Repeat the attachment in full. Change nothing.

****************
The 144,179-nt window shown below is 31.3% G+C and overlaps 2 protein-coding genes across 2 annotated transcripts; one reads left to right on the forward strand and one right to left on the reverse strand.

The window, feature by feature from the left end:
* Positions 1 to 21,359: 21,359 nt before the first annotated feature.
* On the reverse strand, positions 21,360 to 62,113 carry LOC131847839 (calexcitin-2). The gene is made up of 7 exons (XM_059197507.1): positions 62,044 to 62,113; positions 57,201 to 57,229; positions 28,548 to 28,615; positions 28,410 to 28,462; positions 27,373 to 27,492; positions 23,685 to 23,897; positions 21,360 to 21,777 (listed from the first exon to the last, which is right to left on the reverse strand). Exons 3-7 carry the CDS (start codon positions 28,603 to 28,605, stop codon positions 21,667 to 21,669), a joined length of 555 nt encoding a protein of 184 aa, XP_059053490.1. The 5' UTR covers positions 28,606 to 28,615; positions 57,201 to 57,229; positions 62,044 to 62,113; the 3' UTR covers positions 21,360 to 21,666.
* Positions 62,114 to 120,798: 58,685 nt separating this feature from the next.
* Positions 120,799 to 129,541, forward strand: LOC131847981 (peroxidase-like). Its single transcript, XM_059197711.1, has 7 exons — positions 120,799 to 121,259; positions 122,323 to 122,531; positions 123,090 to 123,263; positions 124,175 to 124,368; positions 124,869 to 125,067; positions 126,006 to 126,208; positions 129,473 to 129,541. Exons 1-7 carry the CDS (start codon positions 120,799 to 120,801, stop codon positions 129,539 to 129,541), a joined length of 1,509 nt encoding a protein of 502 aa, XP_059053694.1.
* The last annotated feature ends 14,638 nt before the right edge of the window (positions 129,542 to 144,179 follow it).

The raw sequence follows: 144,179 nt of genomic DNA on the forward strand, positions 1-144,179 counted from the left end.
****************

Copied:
The 144,179-nt window shown below is 31.3% G+C and overlaps 2 protein-coding genes across 2 annotated transcripts; one reads left to right on the forward strand and one right to left on the reverse strand.

The window, feature by feature from the left end:
* Positions 1 to 21,359: 21,359 nt before the first annotated feature.
* On the reverse strand, positions 21,360 to 62,113 carry LOC131847839 (calexcitin-2). The gene is made up of 7 exons (XM_059197507.1): positions 62,044 to 62,113; positions 57,201 to 57,229; positions 28,548 to 28,615; positions 28,410 to 28,462; positions 27,373 to 27,492; positions 23,685 to 23,897; positions 21,360 to 21,777 (listed from the first exon to the last, which is right to left on the reverse strand). Exons 3-7 carry the CDS (start codon positions 28,603 to 28,605, stop codon positions 21,667 to 21,669), a joined length of 555 nt encoding a protein of 184 aa, XP_059053490.1. The 5' UTR covers positions 28,606 to 28,615; positions 57,201 to 57,229; positions 62,044 to 62,113; the 3' UTR covers positions 21,360 to 21,666.
* Positions 62,114 to 120,798: 58,685 nt separating this feature from the next.
* Positions 120,799 to 129,541, forward strand: LOC131847981 (peroxidase-like). Its single transcript, XM_059197711.1, has 7 exons — positions 120,799 to 121,259; positions 122,323 to 122,531; positions 123,090 to 123,263; positions 124,175 to 124,368; positions 124,869 to 125,067; positions 126,006 to 126,208; positions 129,473 to 129,541. Exons 1-7 carry the CDS (start codon positions 120,799 to 120,801, stop codon positions 129,539 to 129,541), a joined length of 1,509 nt encoding a protein of 502 aa, XP_059053694.1.
* The last annotated feature ends 14,638 nt before the right edge of the window (positions 129,542 to 144,179 follow it).

The raw sequence follows: 144,179 nt of genomic DNA on the forward strand, positions 1-144,179 counted from the left end.